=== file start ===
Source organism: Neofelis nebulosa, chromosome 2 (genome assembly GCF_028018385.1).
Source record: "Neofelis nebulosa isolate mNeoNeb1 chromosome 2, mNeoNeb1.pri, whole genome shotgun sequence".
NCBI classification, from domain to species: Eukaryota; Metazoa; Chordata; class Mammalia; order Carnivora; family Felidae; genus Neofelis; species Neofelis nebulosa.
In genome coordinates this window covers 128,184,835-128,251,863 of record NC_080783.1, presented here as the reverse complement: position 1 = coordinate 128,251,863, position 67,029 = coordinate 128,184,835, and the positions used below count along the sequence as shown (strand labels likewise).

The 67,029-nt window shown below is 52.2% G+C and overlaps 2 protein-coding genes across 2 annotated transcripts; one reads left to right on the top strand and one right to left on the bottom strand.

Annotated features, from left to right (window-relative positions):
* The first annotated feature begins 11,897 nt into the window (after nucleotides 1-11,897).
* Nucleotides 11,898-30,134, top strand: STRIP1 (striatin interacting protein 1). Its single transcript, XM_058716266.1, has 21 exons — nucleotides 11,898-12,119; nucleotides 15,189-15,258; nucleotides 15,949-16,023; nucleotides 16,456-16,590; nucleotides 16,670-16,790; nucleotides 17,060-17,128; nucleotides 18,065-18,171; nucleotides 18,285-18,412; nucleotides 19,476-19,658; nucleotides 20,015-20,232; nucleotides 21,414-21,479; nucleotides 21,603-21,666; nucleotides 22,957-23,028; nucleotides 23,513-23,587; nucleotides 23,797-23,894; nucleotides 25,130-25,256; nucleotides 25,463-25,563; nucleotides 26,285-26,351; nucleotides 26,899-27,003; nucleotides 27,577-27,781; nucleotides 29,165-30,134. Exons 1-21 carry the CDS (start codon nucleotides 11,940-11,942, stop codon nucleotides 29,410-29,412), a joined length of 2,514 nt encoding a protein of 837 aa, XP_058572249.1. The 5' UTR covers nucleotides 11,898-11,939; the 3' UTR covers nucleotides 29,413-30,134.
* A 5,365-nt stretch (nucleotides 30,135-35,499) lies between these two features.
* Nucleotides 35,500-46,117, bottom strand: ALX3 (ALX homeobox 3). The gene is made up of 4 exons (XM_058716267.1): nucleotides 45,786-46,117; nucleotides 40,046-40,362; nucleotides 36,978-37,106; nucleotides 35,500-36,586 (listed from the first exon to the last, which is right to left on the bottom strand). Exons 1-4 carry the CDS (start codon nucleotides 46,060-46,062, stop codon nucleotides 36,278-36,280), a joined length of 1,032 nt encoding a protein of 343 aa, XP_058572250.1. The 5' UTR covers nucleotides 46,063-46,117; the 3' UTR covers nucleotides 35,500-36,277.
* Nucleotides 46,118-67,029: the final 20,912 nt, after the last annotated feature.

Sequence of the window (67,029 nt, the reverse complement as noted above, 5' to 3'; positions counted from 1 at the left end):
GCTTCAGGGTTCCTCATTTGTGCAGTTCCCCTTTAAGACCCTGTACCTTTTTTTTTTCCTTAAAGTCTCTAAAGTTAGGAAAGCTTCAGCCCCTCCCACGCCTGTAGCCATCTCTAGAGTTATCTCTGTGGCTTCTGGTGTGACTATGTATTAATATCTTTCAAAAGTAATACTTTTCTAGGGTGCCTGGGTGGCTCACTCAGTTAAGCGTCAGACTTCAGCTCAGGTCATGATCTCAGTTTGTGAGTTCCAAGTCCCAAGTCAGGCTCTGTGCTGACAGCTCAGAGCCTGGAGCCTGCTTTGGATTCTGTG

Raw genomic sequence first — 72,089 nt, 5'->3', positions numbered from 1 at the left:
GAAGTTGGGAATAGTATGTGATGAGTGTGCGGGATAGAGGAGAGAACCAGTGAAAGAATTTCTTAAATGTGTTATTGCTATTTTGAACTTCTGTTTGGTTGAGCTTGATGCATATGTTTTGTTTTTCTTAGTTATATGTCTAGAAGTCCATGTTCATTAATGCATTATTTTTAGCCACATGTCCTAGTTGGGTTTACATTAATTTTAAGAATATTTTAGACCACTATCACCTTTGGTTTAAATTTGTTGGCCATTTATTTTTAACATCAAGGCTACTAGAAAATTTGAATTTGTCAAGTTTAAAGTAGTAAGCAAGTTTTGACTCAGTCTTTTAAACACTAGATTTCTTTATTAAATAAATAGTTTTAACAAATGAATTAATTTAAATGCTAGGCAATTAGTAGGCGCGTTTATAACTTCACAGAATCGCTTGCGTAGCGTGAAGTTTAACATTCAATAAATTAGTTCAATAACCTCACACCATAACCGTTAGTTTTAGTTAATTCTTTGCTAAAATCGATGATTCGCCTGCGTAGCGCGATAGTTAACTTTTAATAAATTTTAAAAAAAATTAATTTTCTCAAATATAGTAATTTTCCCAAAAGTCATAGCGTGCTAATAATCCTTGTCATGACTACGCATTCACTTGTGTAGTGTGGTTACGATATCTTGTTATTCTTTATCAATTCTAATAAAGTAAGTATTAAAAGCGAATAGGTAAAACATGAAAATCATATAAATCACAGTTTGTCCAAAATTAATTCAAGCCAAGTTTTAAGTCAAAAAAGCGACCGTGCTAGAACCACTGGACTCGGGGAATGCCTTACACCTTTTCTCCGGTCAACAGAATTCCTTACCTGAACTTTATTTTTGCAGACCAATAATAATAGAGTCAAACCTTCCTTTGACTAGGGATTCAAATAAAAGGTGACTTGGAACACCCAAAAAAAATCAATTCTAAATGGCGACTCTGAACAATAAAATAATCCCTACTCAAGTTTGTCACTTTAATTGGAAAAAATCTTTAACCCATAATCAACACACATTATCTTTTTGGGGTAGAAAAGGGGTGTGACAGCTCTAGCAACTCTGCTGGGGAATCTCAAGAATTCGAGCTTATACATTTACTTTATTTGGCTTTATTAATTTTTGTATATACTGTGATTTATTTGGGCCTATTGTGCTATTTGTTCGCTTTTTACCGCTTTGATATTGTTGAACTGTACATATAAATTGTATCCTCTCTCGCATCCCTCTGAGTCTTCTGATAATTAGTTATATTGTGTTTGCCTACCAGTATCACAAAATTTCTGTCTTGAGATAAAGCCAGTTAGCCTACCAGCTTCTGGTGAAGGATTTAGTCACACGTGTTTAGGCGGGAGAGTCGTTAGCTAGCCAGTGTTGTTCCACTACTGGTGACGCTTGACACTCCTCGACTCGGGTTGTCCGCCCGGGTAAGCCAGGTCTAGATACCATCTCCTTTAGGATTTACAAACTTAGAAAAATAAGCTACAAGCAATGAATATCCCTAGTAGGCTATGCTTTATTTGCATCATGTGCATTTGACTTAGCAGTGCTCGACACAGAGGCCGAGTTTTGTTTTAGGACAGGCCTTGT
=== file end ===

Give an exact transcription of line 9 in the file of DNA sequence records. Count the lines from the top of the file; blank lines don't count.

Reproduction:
* A 5,365-nt stretch (nucleotides 30,135-35,499) lies between these two features.